Women suffering from polycystic ovary syndrome (PCOS) are four times at greater risk of developing Type 2 diabetes (Type-2 diabetes) and are also prone to be diagnosed at an earlier age with the blood-sugar condition, according to a new study. The research was carried out by Denmark-based scientists and the findings were published in the Endocrine Society’s Journal of Clinical Endocrinology & Metabolism..
According to a report of Centers for Disease Control and Prevention polycystic ovary syndrome (PCOS) is one of the leading causes of female infertility. On an estimate h up to 5 million women in United States of America are suffering from this disease.
Katrine Hass Rubin et al. examined data from the Danish National Patient Register as well as patient records from the Odense University Hospital. In total, the study looked at 19,639 premenopausal women who had been diagnosed with PCOS. Glucose, testosterone, triglycerides, and cholesterol levels of women with PCOS were compared with healthy controls. In the study for one woman with a PCOS diagnosis, three other age-matched PCOS-free women were randomly selected from the Danish National Patient Register. The researchers adjusted for other potential risk factors for type 2 diabetes, such as age, body mass index (BMI), the use of oral contraceptives, and the number of times the women had given birth.
It was found that average age for women without PCOS and diagnosed with Type-2 diabetes is 35 years whereas in women with PCOS, diabetes is diagnosed four years earlier i.e. by age of 31 years, the researchers said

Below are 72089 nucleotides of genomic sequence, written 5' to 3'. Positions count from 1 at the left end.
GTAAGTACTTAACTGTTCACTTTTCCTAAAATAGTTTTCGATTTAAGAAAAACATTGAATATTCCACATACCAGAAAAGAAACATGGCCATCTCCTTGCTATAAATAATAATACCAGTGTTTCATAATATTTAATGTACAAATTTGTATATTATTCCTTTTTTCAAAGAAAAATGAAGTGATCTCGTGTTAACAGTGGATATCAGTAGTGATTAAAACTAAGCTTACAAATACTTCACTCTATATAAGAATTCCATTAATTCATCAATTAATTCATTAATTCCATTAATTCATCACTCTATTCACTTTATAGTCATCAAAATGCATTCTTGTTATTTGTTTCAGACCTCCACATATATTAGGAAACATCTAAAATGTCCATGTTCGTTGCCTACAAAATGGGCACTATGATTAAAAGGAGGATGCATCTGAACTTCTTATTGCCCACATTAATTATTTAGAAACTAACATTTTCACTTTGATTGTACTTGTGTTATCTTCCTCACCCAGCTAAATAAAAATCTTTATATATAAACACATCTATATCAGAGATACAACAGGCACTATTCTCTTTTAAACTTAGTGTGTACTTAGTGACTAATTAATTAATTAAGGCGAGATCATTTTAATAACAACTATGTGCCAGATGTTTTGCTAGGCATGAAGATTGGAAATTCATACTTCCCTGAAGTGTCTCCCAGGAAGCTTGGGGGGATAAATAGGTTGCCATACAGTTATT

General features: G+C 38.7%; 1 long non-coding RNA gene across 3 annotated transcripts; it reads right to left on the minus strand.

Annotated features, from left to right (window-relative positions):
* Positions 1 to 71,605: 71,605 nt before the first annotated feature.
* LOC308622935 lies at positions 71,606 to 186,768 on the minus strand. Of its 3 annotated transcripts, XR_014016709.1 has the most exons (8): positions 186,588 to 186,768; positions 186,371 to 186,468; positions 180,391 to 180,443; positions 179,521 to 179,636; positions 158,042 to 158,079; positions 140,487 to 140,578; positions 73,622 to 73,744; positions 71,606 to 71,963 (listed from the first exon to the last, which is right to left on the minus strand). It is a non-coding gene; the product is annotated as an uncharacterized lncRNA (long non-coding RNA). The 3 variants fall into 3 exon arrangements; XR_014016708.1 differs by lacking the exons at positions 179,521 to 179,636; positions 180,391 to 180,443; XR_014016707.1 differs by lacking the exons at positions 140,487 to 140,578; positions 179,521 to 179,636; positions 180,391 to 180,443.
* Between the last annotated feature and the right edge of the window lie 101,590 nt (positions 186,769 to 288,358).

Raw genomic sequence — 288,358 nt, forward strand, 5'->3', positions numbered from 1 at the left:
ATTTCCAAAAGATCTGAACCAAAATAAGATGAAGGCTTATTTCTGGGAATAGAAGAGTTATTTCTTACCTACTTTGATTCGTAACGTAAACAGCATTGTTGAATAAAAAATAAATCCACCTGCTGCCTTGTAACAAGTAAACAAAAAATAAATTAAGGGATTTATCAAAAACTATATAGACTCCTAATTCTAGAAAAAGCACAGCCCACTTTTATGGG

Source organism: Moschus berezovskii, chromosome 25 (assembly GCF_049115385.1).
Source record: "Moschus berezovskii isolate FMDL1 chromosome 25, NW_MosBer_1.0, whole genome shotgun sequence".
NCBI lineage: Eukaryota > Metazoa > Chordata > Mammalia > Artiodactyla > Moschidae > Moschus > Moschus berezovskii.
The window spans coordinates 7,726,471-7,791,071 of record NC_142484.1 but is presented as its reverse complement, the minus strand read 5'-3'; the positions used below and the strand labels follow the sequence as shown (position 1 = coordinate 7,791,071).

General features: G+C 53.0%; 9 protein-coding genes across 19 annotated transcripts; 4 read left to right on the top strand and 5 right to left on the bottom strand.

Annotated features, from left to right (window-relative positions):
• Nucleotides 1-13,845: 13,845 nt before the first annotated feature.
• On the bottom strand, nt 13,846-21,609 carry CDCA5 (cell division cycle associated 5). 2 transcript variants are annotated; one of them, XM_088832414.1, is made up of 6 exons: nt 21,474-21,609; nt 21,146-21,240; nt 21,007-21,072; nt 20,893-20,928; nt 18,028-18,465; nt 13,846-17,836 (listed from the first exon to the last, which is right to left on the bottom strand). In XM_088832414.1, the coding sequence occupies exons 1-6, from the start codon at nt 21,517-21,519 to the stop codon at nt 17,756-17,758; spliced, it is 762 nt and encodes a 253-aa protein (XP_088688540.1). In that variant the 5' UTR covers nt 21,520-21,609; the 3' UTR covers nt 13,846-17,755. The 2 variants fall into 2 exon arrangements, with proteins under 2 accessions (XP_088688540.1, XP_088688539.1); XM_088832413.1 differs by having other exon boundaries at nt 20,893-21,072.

The increased risk of developing T2D [type 2 diabetes] in PCOS is an important finding […] Diabetes may develop at a young age and screening for diabetes is important, especially in women who are obese and have PCOS.” said one of the researchers Dorte Glintborg from Odense University Hospital in Denmark.
Further, body mass index, insulin and glucose levels, and triglycerides were positively associated with development of Type-2 diabetes, whereas a higher number of births were negatively associated with the development of Type-2 diabetes, the researchers said.
Polycystic ovary syndrome (PCOS) is a hormonal disorder common among women of reproductive age. Women with PCOS may have infrequent or prolonged menstrual periods or excess male hormone (androgen) levels. The ovaries may develop numerous small collections of fluid (follicles) and fail to regularly release eggs. The exact cause of PCOS is unknown. Early diagnosis and treatment along with weight loss may reduce the risk of long-term complications such as type 2 diabetes and heart disease.
For more details click on the link: https://doi.org/10.1210/jc.2017-01354